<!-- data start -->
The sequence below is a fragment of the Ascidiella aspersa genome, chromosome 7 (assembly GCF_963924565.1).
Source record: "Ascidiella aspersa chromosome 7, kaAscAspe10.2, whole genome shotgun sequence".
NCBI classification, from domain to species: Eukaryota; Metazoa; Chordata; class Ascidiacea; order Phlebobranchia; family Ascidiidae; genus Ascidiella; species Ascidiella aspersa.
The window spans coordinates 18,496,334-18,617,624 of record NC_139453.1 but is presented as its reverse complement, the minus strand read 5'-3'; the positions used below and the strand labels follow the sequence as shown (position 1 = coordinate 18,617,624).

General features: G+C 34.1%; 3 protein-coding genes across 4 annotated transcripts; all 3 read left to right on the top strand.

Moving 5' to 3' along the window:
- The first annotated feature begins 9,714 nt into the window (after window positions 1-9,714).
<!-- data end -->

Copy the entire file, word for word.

The sequence below is a fragment of the Ascidiella aspersa genome, chromosome 7 (assembly GCF_963924565.1).
Source record: "Ascidiella aspersa chromosome 7, kaAscAspe10.2, whole genome shotgun sequence".
NCBI classification, from domain to species: Eukaryota; Metazoa; Chordata; class Ascidiacea; order Phlebobranchia; family Ascidiidae; genus Ascidiella; species Ascidiella aspersa.
The window spans coordinates 18,496,334-18,617,624 of record NC_139453.1 but is presented as its reverse complement, the minus strand read 5'-3'; the positions used below and the strand labels follow the sequence as shown (position 1 = coordinate 18,617,624).

General features: G+C 34.1%; 3 protein-coding genes across 4 annotated transcripts; all 3 read left to right on the top strand.

Moving 5' to 3' along the window:
- The first annotated feature begins 9,714 nt into the window (after window positions 1-9,714).